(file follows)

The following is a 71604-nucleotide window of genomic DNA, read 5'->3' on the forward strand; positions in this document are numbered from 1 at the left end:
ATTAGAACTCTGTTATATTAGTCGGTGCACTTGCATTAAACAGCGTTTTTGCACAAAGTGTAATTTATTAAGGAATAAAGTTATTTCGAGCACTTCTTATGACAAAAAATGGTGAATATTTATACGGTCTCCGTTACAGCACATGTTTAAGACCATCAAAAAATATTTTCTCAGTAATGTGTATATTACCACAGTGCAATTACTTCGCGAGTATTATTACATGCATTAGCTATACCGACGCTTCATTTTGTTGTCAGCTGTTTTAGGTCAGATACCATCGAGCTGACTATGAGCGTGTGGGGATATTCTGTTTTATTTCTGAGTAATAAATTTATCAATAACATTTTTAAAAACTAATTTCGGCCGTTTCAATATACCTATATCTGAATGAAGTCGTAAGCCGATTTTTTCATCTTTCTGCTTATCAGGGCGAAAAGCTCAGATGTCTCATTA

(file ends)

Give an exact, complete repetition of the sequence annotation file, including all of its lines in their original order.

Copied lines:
The following is a 71604-nucleotide window of genomic DNA, read 5'->3' on the forward strand; positions in this document are numbered from 1 at the left end:
ATTAGAACTCTGTTATATTAGTCGGTGCACTTGCATTAAACAGCGTTTTTGCACAAAGTGTAATTTATTAAGGAATAAAGTTATTTCGAGCACTTCTTATGACAAAAAATGGTGAATATTTATACGGTCTCCGTTACAGCACATGTTTAAGACCATCAAAAAATATTTTCTCAGTAATGTGTATATTACCACAGTGCAATTACTTCGCGAGTATTATTACATGCATTAGCTATACCGACGCTTCATTTTGTTGTCAGCTGTTTTAGGTCAGATACCATCGAGCTGACTATGAGCGTGTGGGGATATTCTGTTTTATTTCTGAGTAATAAATTTATCAATAACATTTTTAAAAACTAATTTCGGCCGTTTCAATATACCTATATCTGAATGAAGTCGTAAGCCGATTTTTTCATCTTTCTGCTTATCAGGGCGAAAAGCTCAGATGTCTCATTA